It proved to be another triumph. The rapturous applause and broad smiles, from audience, choir and soloists alike, was testament to how much everyone present enjoyed it.
The Fauré Requiem, which began the concert, is very different from the larger scale works of Verdi, Brahms and Berlioz. Fauré preferred the intimate, the elegant and the subtle. His colouring is delicate, his aim to capture a spirit of peace, serenity and joy. Indeed, his requiem has no Last Judgment, often the cue for the deployment of orchestra and chorus on a large scale and at high volume. It was conceived as a liturgical work to be performed in a church with the principal (or sole) accompaniment being from the organ.
That is how the Bar Choral Society (BCS) performed it and not in the more familiar version with an orchestra. Such an approach puts the singers centre stage; they do not compete with (nor can any errors be obscured by) an orchestra. This was a challenge that the choir and soloists met, ably assisted by Roger Sayer’s splendid work at the organ. There were appropriate moments of calm and of reflection, but it could never be said that the performance lacked drama, power or intensity where required.
The soloists were splendid. Roderick Williams has a rich full-bodied voice. His delivery was at once powerful and intimate, particularly in the Libera Me. The choir (and audience) appeared to hang on his every word, as if he was speaking directly to each of us. He used the acoustic of the Temple Church to great effect as did Sarah Gabriel. Hers is a pure, bright soprano voice. She sang with intelligence, displaying a lovely tone and great discernment in the Pie Jesu. This is a beautiful, but very familiar, solo.
It can be cloying, but her performance was not. She was at her best when hushed and understated and her whole performance was deeply moving. The contribution of the choir was always deeply felt, but controlled. All of four parts sang impressively: there was a quiet intensity throughout, phrases were well shaped with an absence of unnatural exaggeration. That is not to say that there was any lack of energy, or attack, rather that power and volume were deployed where appropriate, but never at the expense of subtlety.
The Libera me showed us a well-directed choir capable of dealing with the rhythmic ebb and flow of the piece and able to work with the soloist to create an impressive sound. The In Paradisum had a quiet stillness at the start; it glowed gently, developing to a radiant conclusion. Here, as elsewhere, the organ did not so much accompany as augment the choir and soloists: together they produced a performance worthy of their historic surroundings.
Fauré regarded death as a happy deliverance and said that he had composed his Requiem “for pleasure” (although its initial composition coincided with the death of his father). Greg Morris has not only coached some fine singing out of this choir, but has very obviously helped them to enjoy their singing and to convey that enjoyment to their audience.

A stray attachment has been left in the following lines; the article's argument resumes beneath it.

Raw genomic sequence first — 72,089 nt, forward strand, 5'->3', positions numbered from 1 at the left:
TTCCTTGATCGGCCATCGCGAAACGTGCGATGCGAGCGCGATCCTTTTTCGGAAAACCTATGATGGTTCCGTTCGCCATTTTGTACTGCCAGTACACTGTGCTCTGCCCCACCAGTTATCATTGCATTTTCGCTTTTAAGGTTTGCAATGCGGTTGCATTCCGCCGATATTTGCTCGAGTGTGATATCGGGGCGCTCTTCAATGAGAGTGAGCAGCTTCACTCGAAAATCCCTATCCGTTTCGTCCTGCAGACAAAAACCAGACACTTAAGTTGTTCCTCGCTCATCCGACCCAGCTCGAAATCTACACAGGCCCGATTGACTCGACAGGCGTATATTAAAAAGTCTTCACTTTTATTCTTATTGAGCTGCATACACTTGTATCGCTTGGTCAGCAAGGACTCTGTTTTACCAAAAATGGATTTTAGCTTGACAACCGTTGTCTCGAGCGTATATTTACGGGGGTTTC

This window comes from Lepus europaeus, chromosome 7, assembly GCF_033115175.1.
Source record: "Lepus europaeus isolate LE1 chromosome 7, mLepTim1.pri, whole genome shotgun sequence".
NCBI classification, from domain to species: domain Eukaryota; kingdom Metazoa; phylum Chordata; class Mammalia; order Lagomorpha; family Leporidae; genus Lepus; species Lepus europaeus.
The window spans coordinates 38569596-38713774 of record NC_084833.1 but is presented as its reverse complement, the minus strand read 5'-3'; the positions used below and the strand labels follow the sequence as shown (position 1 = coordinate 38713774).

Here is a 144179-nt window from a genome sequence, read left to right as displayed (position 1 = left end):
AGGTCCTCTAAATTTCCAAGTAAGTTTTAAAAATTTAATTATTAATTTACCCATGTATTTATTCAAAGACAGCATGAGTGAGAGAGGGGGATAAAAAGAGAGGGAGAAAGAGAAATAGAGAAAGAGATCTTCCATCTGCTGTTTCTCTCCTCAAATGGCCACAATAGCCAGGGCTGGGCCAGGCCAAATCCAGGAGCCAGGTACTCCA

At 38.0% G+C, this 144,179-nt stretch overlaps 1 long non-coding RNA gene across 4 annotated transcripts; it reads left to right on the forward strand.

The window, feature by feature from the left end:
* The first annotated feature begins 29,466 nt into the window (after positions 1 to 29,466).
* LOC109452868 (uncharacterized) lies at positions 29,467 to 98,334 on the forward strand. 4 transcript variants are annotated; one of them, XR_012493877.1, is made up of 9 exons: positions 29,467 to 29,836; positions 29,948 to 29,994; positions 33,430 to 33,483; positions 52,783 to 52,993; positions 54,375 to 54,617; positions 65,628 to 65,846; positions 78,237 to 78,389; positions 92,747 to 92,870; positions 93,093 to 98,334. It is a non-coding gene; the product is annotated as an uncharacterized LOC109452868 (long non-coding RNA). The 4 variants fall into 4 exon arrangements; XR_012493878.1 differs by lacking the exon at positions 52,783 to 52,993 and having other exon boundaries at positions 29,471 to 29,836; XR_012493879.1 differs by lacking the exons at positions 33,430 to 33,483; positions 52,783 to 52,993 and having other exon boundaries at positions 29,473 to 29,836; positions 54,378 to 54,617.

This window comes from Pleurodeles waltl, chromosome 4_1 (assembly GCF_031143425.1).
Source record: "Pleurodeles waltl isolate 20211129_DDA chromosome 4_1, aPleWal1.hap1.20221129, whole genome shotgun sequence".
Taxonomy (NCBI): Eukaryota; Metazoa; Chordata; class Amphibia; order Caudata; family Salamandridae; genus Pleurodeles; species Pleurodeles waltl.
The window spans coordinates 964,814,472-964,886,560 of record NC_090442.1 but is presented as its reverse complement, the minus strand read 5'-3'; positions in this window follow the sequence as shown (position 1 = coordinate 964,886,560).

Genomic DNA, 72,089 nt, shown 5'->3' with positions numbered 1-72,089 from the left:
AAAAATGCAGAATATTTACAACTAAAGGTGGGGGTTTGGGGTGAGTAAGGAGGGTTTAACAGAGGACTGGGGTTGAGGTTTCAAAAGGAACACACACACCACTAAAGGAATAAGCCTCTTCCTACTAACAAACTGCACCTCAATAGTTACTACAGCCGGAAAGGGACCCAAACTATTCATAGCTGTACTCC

Once called “a scribbler of cow pat music”, Ralph Vaughan Williams moved from a fierce atheism to being what his wife described as “a cheerful agnostic”. Some might then find it strange that several of his most admired works were inspired by Anglican liturgy and music, the King James Bible and the visionary mysticism of the metaphysical poets. His Five Mystical Songs are settings of four poems by the priest and poet George Herbert. They are taken from a collection appropriately called The Temple. They provided the second piece for this concert.
The baritone soloist is prominent in the first three songs and the fourth is his solo. The fifth is a setting for the choir of the famous triumphant song of praise Let all the world in every corner sing, my God and King. In addition to that rich full-bodied voice, Roderick Williams also possesses excellent diction. Both are essential qualities for the baritone soloist in this work and he displayed them effortlessly. He captured the poet’s joy in the resurrection found in the first two songs. Particularly well realised was his quiet musing in the third verse of the second song, as against a simple melody he questioned “Can there be any day but this? …” to which the choir responded, confidently, “There is but one and that one ever.”
The third song is the most intimate as the poet reflects upon his relationship with God. The interplay of the soloist and the choir, humming the plainsong melody, was both simple and moving. Temple Church is a splendid venue for such quiet contemplations. This was a mood carried into the penultimate song. Simple, yet profound, in the hands of Roderick Williams it was both moving and thrilling.
Yet, the greatest thrills are found in the final song. The work moves from the quiet and contemplative to a bold declaration of faith and a demand that this faith be proclaimed. The command is for the church to “shout” its psalms in every corner of the world. Hitherto, the choir had been careful and tuneful, but restrained. It would be all too easy, with the accompaniment of pealing bells and trumpets rushing along from the organ, for the choir to lose discipline, but it did not. It was fresh and confident, but always in control; a tribute to the skill of its director, Greg Morris.
Praise is indeed due to Roger Sayer, the organist, for his work throughout this less familiar piece. A wonderful organ in the hands of a skilled organist is a joy to hear. The strength of the applause when he descended from his organ loft rightly marked the appreciation of both choir and audience for his performance.
I again urge competent singers at the Bar (and family and friends) to join in the fun. The next concert is on 10 June 2015 (the Nelson Mass). The rehearsal schedule (beginning on 30 March) is designed to suit the life of a busy barrister.
Further details are on the Society web site www.barchoralsociety.co.uk.